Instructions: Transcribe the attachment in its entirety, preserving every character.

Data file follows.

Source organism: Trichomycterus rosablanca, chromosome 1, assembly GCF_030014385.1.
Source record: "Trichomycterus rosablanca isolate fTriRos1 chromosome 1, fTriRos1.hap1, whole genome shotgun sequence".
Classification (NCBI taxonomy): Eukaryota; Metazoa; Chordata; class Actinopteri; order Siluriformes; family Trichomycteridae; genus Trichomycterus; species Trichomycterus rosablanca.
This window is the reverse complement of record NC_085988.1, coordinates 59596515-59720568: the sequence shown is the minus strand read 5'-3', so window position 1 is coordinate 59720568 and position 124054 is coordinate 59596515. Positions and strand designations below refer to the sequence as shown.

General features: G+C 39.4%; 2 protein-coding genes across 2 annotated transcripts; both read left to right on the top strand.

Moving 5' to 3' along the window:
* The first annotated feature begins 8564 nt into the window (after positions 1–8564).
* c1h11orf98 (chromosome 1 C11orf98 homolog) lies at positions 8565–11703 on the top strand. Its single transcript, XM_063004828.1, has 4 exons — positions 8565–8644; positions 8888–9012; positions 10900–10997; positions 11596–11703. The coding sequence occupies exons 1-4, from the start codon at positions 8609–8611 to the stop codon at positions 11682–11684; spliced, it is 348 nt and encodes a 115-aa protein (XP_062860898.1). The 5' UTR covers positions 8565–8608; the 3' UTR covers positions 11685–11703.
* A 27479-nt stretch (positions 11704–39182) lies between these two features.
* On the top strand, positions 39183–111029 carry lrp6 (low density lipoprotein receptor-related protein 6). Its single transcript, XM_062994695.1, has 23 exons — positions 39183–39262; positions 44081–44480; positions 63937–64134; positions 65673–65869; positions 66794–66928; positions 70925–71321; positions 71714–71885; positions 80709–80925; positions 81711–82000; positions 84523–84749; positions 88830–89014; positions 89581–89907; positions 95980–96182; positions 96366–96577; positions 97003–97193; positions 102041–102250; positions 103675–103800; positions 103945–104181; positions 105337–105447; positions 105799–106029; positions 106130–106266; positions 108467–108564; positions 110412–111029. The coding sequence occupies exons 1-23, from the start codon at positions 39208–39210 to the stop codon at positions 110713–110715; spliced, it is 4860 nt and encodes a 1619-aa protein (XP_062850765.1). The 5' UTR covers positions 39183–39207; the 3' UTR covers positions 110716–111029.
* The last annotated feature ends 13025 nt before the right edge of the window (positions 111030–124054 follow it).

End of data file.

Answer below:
Source organism: Trichomycterus rosablanca, chromosome 1, assembly GCF_030014385.1.
Source record: "Trichomycterus rosablanca isolate fTriRos1 chromosome 1, fTriRos1.hap1, whole genome shotgun sequence".
Classification (NCBI taxonomy): Eukaryota; Metazoa; Chordata; class Actinopteri; order Siluriformes; family Trichomycteridae; genus Trichomycterus; species Trichomycterus rosablanca.
This window is the reverse complement of record NC_085988.1, coordinates 59596515-59720568: the sequence shown is the minus strand read 5'-3', so window position 1 is coordinate 59720568 and position 124054 is coordinate 59596515. Positions and strand designations below refer to the sequence as shown.

General features: G+C 39.4%; 2 protein-coding genes across 2 annotated transcripts; both read left to right on the top strand.

Moving 5' to 3' along the window:
* The first annotated feature begins 8564 nt into the window (after positions 1–8564).
* c1h11orf98 (chromosome 1 C11orf98 homolog) lies at positions 8565–11703 on the top strand. Its single transcript, XM_063004828.1, has 4 exons — positions 8565–8644; positions 8888–9012; positions 10900–10997; positions 11596–11703. The coding sequence occupies exons 1-4, from the start codon at positions 8609–8611 to the stop codon at positions 11682–11684; spliced, it is 348 nt and encodes a 115-aa protein (XP_062860898.1). The 5' UTR covers positions 8565–8608; the 3' UTR covers positions 11685–11703.
* A 27479-nt stretch (positions 11704–39182) lies between these two features.
* On the top strand, positions 39183–111029 carry lrp6 (low density lipoprotein receptor-related protein 6). Its single transcript, XM_062994695.1, has 23 exons — positions 39183–39262; positions 44081–44480; positions 63937–64134; positions 65673–65869; positions 66794–66928; positions 70925–71321; positions 71714–71885; positions 80709–80925; positions 81711–82000; positions 84523–84749; positions 88830–89014; positions 89581–89907; positions 95980–96182; positions 96366–96577; positions 97003–97193; positions 102041–102250; positions 103675–103800; positions 103945–104181; positions 105337–105447; positions 105799–106029; positions 106130–106266; positions 108467–108564; positions 110412–111029. The coding sequence occupies exons 1-23, from the start codon at positions 39208–39210 to the stop codon at positions 110713–110715; spliced, it is 4860 nt and encodes a 1619-aa protein (XP_062850765.1). The 5' UTR covers positions 39183–39207; the 3' UTR covers positions 110716–111029.
* The last annotated feature ends 13025 nt before the right edge of the window (positions 111030–124054 follow it).